Homeland Security Watch

News and analysis of critical issues in homeland security

May 26, 2010

Crossing cultures: public-private partnerships in homeland security

Filed under: Preparedness and Response,Strategy — by Philip J. Palin on May 26, 2010

To achieve the goals of homeland security the public and private sectors need each other.  But there are serious challenges to effective collaboration.  The challenges begin with the fundamental stance-on-reality of each sector.

Creativity is the essence of business culture.  Depending on the enterprise, creativity may focus on invention, product innovation, exploration, distribution,  marketing, or a range of other possibilities.   Without creativity, no business can long survive. 

Given this focus on creating something new, business is risk-taking. Failure is understood as a natural outcome of taking risks.  Recognizing failure, learning from it, and moving on as quickly as possible is part-and-parcel of the creative process.  Managing the risk of failure is of concern to business, but the need-to-create is given consistent priority in the most successful firms.

While open to creativity, government is principally concerned with safety.  Stability and predictability are highly valued.  Instability and lack of predictability are perceived as threatening.  Failure is seen as the outcome of insufficient preparation, poor management, and/or deception.  The public sector is risk-averse.

British Petroleum and Transocean pioneered new approaches to deep water exploration and oil extraction.  They were reaping the benefits of their creative risk.  They are now paying the costs of failure (and trying to minimize the costs and move on as best they can).

Government officials reacting to the  failure of the Deepwater Horizon have been quick to perceive greed and deception.  Business people, even those with no relationship to the energy industry, have been inclined to perceive the unfortunate consequence of risk-taking. Government officials promise to ensure this “never happens again.”  Business people endeavor to  “never-say-never” about opportunity or risk.

Coast Guard Admiral Thad Allen, the national incident commander, has continued to speak of a partnership between British Petroleum and the federal government.  At the same time Interior Secretary Salazar has repeatedly claimed to have his manly Colorado cowboy boot on BP’s presumably plumy foreign neck.

Is this a good cop (Allen)/ bad cop (Salazar)  routine? Whether or not the Admiral’s approach is politically effective, it is more conducive to facilitating unity-of-effort in containing and stopping the oil spill.

Woodrow Wilson wrote, “there should be a science of administration which shall seek to straighten the paths of government, to make its business less unbusinesslike.”  The future president wrote this in 1887 during a time when American business was especially creative… and exploitative, polluting, expansive, and increasingly rational and empirical in its methods (cost accounting, for example, was emerging in its modern form).  

Early manifestations of “scientific management” captured Wilson’s admiration.  In the 1880s Frederick W. Taylor was already using time-motion studies and developing the insights published in his 1905 Principles of Scientific Management.  How might public administration become as effective as business management?  But then we might ask, effective at what?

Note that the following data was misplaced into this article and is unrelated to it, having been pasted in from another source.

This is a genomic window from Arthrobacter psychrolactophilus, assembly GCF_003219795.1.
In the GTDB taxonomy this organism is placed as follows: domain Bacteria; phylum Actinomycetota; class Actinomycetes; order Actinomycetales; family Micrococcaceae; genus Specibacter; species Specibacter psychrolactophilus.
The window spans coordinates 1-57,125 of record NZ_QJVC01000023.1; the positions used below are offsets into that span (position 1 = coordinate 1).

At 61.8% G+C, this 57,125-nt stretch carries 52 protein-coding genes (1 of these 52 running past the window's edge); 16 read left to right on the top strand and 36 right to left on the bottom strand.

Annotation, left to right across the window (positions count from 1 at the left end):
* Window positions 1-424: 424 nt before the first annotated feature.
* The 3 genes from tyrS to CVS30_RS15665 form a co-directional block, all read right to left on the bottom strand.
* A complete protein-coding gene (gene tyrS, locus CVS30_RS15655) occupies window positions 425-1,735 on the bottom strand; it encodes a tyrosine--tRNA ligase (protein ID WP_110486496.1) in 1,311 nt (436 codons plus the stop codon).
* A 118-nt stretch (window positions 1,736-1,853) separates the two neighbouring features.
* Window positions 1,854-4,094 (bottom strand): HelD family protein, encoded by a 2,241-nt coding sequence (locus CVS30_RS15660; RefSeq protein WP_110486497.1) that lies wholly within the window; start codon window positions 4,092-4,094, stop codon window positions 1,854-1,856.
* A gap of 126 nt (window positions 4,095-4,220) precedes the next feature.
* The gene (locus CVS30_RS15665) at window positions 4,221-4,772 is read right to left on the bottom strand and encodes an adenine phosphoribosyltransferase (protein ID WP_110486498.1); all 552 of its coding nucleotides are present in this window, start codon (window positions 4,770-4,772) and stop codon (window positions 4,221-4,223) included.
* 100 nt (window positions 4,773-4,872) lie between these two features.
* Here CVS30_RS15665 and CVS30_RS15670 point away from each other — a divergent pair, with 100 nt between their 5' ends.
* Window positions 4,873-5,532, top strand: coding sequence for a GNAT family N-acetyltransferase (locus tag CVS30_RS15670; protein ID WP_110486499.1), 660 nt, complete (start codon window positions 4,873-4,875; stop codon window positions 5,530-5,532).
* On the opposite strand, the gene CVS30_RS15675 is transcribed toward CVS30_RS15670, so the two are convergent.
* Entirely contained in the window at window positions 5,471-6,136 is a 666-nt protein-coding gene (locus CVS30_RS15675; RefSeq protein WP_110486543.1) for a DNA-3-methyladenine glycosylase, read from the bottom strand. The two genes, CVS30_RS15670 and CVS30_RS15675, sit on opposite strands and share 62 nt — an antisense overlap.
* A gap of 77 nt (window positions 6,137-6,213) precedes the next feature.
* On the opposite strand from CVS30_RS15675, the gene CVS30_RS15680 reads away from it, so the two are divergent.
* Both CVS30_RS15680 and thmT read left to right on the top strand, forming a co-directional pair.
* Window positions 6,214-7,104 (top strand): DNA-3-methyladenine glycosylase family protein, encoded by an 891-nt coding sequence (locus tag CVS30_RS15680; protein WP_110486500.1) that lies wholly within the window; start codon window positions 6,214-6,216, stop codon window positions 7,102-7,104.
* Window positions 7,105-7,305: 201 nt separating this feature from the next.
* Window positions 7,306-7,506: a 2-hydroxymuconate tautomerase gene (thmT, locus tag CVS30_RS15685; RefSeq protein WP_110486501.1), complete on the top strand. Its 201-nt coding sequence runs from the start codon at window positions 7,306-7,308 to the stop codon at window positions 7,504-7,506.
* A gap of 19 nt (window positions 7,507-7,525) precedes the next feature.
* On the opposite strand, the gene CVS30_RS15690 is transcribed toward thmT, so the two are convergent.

Management (and administration?) consists mostly of  deciding how resources are applied to reduce risk and seize opportunities in order to achieve purpose.  Public purpose and private purpose are not the same and their views of risk are often at odds.   Can we exploit the tension in a productive way?

Some call for the government to do more in regard to the disaster in the Gulf. But it is not clear what more the government can do.  In this case the government is largely dependent on the expert capabilities and capacity of BP and its industry partners.   The Washington Post quotes one energy expert as saying, “Uncle Sam has almost no institutional ability to control the oil spill. For that, you need people with technical authority, technical skill and firms with industrial capabilities.”

The greater the scope and scale of any disaster, the greater our dependence on private sector expertise… and the more complicated the public-private partnership.  Hence the profound importance of framing, training, and exercising the partnership prior to a crisis.

In the aftermath of a wide-spread catastrophe, federal, state, and local government (what’s left of it) will have a crucial role in shaping the conditions for effective response and recovery.  But most of the actual restoration of essential services will be the task of the private sector.  Given this reality, we need more proactive cultivation of public-private partnerships well in advance of disaster.

With an earthquake, hurricane, or serious terrorist attack the troubled public-private relationship encounters a crucible of death, injury, and destruction. When and where this will next happen is unclear.  But it is entirely predictable it will happen and — as we have seen in the Gulf — neither sector is well-prepared to work with the other.  Both are more inclined to react than to prepare.  Each is suspicious of the other.  Many in the media are motivated to aggravate the tension and accentuate any emerging conflict.

The public sector’s reflex for safety and risk aversion can be helpful to the private sector’s readiness for (and even avoidance of) the worst case. The more devastating the disaster, the more we need the creative and risk-taking urgency of the private sector.  But neither sector entirely excludes the concerns of the other.   It is not an issue of either-or; it is a matter of allowing the strength of each to emerge — even merge – together.